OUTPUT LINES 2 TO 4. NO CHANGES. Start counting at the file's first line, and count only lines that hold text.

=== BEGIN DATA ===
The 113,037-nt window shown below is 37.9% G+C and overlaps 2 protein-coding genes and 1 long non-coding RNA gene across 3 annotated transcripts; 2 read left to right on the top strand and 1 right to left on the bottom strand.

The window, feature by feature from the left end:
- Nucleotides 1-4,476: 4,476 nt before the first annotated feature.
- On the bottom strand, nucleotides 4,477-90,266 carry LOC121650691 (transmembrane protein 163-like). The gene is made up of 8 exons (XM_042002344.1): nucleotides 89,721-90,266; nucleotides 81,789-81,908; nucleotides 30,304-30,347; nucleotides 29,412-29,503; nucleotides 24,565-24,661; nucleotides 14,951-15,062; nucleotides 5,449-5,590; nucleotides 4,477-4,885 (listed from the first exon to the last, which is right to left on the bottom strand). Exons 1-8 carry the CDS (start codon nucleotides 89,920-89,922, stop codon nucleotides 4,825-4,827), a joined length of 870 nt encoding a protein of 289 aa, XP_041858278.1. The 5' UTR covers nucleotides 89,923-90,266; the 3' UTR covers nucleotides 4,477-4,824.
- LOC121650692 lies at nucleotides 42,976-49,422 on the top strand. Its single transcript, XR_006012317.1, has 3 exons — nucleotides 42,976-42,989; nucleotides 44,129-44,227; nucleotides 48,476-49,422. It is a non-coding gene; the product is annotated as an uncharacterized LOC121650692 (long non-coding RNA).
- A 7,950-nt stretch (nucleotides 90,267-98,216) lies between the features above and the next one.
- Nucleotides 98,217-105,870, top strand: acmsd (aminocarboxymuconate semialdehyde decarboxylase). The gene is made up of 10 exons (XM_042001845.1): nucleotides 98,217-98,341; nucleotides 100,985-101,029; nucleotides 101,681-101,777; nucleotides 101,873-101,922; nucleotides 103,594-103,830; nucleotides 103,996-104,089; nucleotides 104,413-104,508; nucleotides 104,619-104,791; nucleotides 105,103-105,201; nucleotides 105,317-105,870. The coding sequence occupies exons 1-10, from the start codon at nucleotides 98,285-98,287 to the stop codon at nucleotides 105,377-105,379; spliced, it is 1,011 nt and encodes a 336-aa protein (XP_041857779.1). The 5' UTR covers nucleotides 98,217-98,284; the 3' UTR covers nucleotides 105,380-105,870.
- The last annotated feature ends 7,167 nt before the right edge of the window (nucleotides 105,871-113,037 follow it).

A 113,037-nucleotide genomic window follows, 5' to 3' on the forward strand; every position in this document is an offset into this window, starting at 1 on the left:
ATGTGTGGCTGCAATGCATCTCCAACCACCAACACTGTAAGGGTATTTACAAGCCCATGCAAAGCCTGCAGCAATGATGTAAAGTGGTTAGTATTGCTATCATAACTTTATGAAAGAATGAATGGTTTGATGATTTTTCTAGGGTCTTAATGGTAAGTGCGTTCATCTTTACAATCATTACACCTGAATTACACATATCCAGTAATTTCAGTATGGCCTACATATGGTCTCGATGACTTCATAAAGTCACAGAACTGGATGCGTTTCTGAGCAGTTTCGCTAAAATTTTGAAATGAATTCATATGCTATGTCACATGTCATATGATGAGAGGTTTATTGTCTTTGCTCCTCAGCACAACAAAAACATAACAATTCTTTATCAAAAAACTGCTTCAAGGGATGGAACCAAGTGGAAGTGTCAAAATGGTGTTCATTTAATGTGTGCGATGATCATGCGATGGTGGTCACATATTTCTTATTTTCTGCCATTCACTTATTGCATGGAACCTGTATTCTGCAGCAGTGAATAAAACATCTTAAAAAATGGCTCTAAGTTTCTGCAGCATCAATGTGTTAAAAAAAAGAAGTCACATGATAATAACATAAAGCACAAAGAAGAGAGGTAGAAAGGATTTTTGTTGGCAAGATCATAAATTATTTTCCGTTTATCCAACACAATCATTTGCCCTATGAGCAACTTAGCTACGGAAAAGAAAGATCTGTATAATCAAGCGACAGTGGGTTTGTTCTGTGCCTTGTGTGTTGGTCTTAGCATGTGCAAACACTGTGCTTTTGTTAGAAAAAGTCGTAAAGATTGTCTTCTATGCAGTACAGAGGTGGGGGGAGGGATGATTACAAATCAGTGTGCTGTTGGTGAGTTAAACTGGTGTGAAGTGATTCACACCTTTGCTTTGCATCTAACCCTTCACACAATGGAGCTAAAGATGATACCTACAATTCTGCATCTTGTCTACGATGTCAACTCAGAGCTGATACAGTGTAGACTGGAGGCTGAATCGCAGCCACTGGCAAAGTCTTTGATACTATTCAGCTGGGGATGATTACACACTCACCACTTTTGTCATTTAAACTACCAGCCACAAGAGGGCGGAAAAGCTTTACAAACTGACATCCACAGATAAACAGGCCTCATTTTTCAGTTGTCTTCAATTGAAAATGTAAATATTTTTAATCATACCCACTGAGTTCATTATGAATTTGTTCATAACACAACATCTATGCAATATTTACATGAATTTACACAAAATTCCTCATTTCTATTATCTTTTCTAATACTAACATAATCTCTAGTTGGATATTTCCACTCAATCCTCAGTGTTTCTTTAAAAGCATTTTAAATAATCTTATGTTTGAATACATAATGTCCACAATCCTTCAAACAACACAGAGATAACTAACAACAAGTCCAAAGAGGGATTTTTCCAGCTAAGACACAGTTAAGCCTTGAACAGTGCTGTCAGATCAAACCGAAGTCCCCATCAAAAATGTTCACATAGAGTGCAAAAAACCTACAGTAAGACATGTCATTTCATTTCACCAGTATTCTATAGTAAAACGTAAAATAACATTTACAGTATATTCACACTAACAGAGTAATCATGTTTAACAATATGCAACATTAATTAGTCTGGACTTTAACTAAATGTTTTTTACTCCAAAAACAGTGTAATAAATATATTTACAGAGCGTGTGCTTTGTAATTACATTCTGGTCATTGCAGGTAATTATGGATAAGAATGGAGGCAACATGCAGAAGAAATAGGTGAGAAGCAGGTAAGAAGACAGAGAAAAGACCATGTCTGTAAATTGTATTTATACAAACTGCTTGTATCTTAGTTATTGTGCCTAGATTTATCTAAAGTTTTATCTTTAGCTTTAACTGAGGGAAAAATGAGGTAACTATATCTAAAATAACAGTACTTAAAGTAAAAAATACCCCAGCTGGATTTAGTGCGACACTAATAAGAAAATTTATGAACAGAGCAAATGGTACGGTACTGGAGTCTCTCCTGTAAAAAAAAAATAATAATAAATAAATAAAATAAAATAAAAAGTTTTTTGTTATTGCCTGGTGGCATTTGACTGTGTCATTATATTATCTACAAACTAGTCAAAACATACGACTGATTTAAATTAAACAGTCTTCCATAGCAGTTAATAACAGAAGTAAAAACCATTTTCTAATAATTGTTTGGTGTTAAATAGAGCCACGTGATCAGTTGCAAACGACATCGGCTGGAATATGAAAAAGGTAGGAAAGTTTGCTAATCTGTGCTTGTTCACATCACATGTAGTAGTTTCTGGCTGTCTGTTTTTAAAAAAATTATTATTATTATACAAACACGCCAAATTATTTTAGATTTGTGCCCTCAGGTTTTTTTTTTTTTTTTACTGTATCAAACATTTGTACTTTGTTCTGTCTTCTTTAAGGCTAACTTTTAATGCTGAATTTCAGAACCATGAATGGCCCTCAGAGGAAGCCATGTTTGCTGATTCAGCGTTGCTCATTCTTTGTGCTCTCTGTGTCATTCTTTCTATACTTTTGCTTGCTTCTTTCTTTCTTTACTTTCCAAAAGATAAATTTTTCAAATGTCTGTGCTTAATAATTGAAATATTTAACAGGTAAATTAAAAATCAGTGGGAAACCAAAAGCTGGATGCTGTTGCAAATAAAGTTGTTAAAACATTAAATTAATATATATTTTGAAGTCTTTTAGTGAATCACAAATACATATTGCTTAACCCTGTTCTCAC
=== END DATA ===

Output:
The window, feature by feature from the left end:
- Nucleotides 1-4,476: 4,476 nt before the first annotated feature.
- On the bottom strand, nucleotides 4,477-90,266 carry LOC121650691 (transmembrane protein 163-like). The gene is made up of 8 exons (XM_042002344.1): nucleotides 89,721-90,266; nucleotides 81,789-81,908; nucleotides 30,304-30,347; nucleotides 29,412-29,503; nucleotides 24,565-24,661; nucleotides 14,951-15,062; nucleotides 5,449-5,590; nucleotides 4,477-4,885 (listed from the first exon to the last, which is right to left on the bottom strand). Exons 1-8 carry the CDS (start codon nucleotides 89,920-89,922, stop codon nucleotides 4,825-4,827), a joined length of 870 nt encoding a protein of 289 aa, XP_041858278.1. The 5' UTR covers nucleotides 89,923-90,266; the 3' UTR covers nucleotides 4,477-4,824.